Irene Papas-Actress

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Irene Papas or Irene Pappas (Greek Ειρήνη Παππά; born 3 September 1926) is a retired Greek actress and occasional singer, who has starred in over 70 films in a career spanning more than 50 years. She became famous in Greece, and then an international star of feature films such as The Guns of Navarone and Zorba the Greek. She was a powerful presence as a Greek heroine in films including The Trojan Women, Iphigenia, and played the eponymous parts in Antigone (1961) and Electra.

Papas began her film career in Greece, being discovered by Elia Kazan, and achieved widespread fame there. She then starred in internationally renowned films such as The Guns of Navarone (1961) and Zorba the Greek (1964), and critically acclaimed films such as Z (1969). She was a leading figure in cinematic transcriptions of ancient tragedy, portraying Helen in The Trojan Women (1971) opposite Katharine Hepburn, Clytemnestra in Iphigenia (1977), and the eponymous parts in Antigone (1961) and Electra (1962).[5] She appeared as Catherine of Aragon in Anne of the Thousand Days, opposite Richard Burton and Geneviève Bujold in 1969. In 1976, she starred in Mohammad, Messenger of God (also known as The Message) about the origin of Islam, and the message of Mohammad. In 1982, she appeared in Lion of the Desert, together with Anthony Quinn, Oliver Reed, Rod Steiger, and John Gielgud. One of her last film appearances was in Captain Corelli’s Mandolin in 2001.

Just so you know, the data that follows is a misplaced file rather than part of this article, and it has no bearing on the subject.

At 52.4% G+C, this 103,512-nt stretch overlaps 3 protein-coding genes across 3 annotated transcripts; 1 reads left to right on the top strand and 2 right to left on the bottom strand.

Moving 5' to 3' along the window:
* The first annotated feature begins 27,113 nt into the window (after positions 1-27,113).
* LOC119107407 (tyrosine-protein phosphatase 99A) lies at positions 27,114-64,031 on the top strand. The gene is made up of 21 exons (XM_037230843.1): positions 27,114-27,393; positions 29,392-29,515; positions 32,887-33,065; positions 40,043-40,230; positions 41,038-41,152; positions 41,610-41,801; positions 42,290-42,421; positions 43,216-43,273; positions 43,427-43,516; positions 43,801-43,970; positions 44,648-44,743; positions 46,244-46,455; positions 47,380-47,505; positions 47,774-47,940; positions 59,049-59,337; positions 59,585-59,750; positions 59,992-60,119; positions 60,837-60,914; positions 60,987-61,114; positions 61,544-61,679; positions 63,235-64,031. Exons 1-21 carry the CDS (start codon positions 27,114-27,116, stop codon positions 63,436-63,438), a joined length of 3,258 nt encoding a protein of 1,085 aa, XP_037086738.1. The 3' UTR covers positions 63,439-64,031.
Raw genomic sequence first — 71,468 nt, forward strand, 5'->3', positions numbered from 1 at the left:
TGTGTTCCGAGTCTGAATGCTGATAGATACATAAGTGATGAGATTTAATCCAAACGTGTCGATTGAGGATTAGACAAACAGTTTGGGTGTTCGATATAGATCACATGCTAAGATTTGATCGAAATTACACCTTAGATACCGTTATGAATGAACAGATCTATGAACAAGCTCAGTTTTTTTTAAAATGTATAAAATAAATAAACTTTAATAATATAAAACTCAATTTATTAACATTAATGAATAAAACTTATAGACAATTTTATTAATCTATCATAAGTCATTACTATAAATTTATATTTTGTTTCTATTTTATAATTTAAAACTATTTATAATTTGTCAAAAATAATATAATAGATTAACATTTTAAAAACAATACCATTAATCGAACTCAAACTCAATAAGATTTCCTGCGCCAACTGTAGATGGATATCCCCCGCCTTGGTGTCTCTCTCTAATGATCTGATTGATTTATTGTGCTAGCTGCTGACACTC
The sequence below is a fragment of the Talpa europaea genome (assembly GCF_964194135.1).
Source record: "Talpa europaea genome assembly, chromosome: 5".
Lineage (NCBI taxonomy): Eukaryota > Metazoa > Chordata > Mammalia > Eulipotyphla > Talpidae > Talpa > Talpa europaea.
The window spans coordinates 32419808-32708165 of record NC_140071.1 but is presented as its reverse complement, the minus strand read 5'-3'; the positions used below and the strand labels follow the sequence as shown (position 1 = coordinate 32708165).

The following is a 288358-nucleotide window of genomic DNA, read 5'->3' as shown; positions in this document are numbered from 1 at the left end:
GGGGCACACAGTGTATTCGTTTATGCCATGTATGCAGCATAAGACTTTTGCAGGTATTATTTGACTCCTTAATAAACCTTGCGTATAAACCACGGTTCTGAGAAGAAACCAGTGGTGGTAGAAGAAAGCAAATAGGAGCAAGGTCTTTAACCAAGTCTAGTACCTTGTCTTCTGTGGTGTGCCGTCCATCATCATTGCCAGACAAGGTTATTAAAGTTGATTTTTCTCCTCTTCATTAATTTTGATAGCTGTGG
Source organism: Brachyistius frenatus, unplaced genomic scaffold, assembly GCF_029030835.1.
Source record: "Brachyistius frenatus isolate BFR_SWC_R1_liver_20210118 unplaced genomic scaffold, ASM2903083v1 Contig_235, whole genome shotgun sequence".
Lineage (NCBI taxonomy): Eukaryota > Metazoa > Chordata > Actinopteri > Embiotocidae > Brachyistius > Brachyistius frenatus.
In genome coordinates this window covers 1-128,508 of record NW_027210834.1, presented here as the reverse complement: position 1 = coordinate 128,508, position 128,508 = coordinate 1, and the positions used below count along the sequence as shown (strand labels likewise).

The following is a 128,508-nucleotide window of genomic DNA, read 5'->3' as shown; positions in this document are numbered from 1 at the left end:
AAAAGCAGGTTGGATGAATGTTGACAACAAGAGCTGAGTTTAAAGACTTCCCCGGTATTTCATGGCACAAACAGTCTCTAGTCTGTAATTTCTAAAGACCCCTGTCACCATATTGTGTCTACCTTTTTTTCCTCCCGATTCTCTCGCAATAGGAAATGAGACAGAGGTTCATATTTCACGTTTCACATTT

The Treccani Enciclopedia Italiana describes Papas as a typical Mediterranean beauty, with a lovely voice both in singing and acting, greatly talented and with an adventurous spirit.

In the view of film critic Philip Kemp, Papas was an awe-inspiring presence, which paradoxically limited her career. He admired her roles in the films of Michael Cacoyannis, including the defiant Helen of Troy in The Trojan Women; the vengeful, grief-stricken Clytemnestra in Iphigenia; and “memorably” as the cool but sensual widow in Zorba the Greek.[5]

The film critic Roger Ebert observed that there were many “pretty girls” in cinema “but not many women”, and called Papas a great actress. Ebert noted her uphill struggle, her height limiting the leading men she could play alongside, her accent limiting the roles she could take, and “her unusual beauty is not the sort that superstar actresses like to compete with.”[7]Ordinary actors, he suggested, had trouble sharing the screen with Papas. All the same, her presence in many well-known movies, wrote Ebert, inspired “something of a cult”.

Papas began her acting career in variety and traditional theatre, in plays by Ibsen, Shakespeare, and classical Greek tragedy, before moving into film in 1951. Later in her career, she took the eponymous role of Medea in a 1973 production of Euripides’s play. Reviewing the production in The New York Times, Clive Barnes described her as a “very fine, controlled Medea”, smouldering with a “carefully dampened passion”, constantly fierce.

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